Acupuncture is a unique ancient technique of inserting very thin needles through your skin at certain point on the body. It is a key component of Tradition Chinese Medicine, an independent and coherent system of thought and practice that has developed in the last 2,000 years.
Acupuncture will improve the energy flow (Qi) that circulates through the 12 regular Meridians (pathways that carry Qi and Blood through the body). Disruption of this flow causes illness. Health equals unblocked flow of energy.
Chinese Medicine considers significant certain aspects of the human body and personality that are not significant to Western medicine and uses terminology that is strange to the Western ears. All relevant information is gathered during an initial visit and woven together until it forms what Chinese medicine calls a “pattern of disharmony”. This reflects a situation of imbalance in a patient’s body. The therapy, using Acupuncture and herbs, then attempts to bring the disharmonies back into balance, to restore harmony to the individual.
The key concepts on which theory of Chinese Medicine builds upon are:
The theory of Yin-Yang – based in the philosophical construct of two polar complements (Yin-Yang). These complementary opposites are neither forces nor material entities; they are labels used to describe how things function in relation to each other and to the universe. They are also used to explain the continuous process of natural change. In Chinese medicine all things are seen as part of a whole. No entity can ever be isolated from its relationship to other entities.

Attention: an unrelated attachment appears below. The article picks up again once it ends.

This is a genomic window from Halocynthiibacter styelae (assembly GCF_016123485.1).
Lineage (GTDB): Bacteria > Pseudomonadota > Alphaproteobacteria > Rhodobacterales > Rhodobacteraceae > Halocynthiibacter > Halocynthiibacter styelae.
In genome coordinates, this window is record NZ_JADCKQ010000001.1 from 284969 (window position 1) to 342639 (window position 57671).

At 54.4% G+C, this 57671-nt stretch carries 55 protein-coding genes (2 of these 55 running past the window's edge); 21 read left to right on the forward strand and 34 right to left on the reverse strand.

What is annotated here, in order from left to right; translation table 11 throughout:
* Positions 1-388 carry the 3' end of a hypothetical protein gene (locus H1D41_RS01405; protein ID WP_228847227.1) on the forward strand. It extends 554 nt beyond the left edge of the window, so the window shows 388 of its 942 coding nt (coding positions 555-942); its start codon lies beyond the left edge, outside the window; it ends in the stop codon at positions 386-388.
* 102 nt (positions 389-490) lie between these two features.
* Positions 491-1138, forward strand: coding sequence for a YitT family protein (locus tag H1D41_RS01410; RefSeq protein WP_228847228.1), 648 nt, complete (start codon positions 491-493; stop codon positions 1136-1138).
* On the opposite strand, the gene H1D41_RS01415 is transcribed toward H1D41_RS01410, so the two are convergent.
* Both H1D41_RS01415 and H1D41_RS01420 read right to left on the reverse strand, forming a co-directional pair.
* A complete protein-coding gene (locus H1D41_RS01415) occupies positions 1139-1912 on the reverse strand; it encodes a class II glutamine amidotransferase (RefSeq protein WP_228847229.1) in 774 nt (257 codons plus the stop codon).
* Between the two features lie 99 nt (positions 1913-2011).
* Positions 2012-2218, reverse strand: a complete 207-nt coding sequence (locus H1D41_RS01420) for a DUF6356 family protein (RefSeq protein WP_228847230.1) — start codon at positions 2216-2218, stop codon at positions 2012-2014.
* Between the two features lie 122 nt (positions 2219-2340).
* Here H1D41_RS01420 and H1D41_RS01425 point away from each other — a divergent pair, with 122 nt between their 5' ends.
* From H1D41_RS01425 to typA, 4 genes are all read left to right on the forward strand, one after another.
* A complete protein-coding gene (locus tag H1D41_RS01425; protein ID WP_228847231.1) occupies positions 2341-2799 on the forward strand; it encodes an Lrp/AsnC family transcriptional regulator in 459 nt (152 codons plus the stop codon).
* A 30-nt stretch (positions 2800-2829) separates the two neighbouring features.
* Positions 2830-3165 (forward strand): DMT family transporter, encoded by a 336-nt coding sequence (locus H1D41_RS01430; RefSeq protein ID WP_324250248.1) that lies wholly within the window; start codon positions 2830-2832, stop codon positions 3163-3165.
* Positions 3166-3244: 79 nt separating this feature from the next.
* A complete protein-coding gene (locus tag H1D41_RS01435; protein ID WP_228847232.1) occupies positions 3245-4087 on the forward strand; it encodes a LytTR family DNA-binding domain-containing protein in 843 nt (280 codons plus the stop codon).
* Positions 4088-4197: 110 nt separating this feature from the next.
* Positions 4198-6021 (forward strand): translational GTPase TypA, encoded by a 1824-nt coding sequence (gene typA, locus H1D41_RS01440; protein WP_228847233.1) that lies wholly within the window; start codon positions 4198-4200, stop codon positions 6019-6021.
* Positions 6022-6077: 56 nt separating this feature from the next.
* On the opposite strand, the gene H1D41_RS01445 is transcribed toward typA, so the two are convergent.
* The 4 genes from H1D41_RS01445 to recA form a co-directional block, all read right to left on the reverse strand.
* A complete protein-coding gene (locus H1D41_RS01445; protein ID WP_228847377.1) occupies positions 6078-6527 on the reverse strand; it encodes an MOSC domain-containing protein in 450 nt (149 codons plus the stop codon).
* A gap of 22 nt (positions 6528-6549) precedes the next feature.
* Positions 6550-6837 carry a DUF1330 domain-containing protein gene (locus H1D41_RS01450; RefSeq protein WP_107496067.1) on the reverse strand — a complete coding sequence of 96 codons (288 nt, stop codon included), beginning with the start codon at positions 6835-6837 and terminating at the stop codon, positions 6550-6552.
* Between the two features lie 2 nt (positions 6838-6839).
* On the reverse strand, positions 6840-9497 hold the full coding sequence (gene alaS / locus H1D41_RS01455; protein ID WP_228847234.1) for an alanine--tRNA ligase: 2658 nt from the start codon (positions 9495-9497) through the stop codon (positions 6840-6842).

The concept of Qi – absolutely central to the core of Chinese medical thinking and culture. No English word can capture the exact meaning of Qi. It is loosely translated as vital energy, primordial force, energy, sometimes just energy or moving power. For the Chinese, everything is the universe is composed of and defined by its Qi. It is the state of being of any phenomena. It is the pulsation of the Universe itself.
The theory of Five Phases – a classification of phenomena in terms of five processes, represented by the emblems Wood, Fire, Earth, Metal and Water. They are not, as wrongly understood by the many Westerners, ultimate constituents of matter. A cultural misunderstanding that always appears when one is trying to look at Chinese concepts with a Western frame of reference. The phase Wood is associated with active functions that are in a growing phase. Fire signifies functions that have reached a maximal state of activity and are about to decline. Metal embodies functions in a declining state. Water represents functions that have reached a maximal state of rest and are about to change. And Earth designates balance of neutrality; in a sense Earth is a buffer between the other Phases. Bottom line, the Five Phases theory is a crucial emblem system used to discuss and represent clinical phenomena.
The goal of treatment in Chinese medicine is to rebalance Yin and Yang of the Organs and to correct the bodily disharmonies.